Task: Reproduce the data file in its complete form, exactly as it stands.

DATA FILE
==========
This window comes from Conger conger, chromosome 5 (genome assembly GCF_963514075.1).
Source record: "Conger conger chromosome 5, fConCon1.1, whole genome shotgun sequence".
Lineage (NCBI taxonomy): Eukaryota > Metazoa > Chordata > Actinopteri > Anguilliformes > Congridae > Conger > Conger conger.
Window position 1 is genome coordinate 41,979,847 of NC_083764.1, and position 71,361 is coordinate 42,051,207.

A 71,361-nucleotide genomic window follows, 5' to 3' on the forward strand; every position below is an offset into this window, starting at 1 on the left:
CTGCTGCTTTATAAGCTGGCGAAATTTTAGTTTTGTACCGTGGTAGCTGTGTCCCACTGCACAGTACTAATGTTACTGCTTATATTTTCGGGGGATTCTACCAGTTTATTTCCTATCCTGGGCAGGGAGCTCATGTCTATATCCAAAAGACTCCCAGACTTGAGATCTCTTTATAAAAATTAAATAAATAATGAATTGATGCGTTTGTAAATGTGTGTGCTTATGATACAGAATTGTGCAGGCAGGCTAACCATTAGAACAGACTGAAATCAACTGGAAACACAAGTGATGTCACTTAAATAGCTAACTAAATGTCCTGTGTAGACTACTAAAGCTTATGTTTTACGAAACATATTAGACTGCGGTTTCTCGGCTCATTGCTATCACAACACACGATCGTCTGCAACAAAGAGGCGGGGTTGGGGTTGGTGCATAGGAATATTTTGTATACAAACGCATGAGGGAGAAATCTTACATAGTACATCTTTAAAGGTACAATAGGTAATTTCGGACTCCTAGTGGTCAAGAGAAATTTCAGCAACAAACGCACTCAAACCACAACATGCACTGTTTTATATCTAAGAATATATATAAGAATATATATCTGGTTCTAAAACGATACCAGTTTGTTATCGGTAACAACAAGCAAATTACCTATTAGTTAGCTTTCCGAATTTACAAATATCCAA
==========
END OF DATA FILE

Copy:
This window comes from Conger conger, chromosome 5 (genome assembly GCF_963514075.1).
Source record: "Conger conger chromosome 5, fConCon1.1, whole genome shotgun sequence".
Lineage (NCBI taxonomy): Eukaryota > Metazoa > Chordata > Actinopteri > Anguilliformes > Congridae > Conger > Conger conger.
Window position 1 is genome coordinate 41,979,847 of NC_083764.1, and position 71,361 is coordinate 42,051,207.

A 71,361-nucleotide genomic window follows, 5' to 3' on the forward strand; every position below is an offset into this window, starting at 1 on the left:
CTGCTGCTTTATAAGCTGGCGAAATTTTAGTTTTGTACCGTGGTAGCTGTGTCCCACTGCACAGTACTAATGTTACTGCTTATATTTTCGGGGGATTCTACCAGTTTATTTCCTATCCTGGGCAGGGAGCTCATGTCTATATCCAAAAGACTCCCAGACTTGAGATCTCTTTATAAAAATTAAATAAATAATGAATTGATGCGTTTGTAAATGTGTGTGCTTATGATACAGAATTGTGCAGGCAGGCTAACCATTAGAACAGACTGAAATCAACTGGAAACACAAGTGATGTCACTTAAATAGCTAACTAAATGTCCTGTGTAGACTACTAAAGCTTATGTTTTACGAAACATATTAGACTGCGGTTTCTCGGCTCATTGCTATCACAACACACGATCGTCTGCAACAAAGAGGCGGGGTTGGGGTTGGTGCATAGGAATATTTTGTATACAAACGCATGAGGGAGAAATCTTACATAGTACATCTTTAAAGGTACAATAGGTAATTTCGGACTCCTAGTGGTCAAGAGAAATTTCAGCAACAAACGCACTCAAACCACAACATGCACTGTTTTATATCTAAGAATATATATAAGAATATATATCTGGTTCTAAAACGATACCAGTTTGTTATCGGTAACAACAAGCAAATTACCTATTAGTTAGCTTTCCGAATTTACAAATATCCAA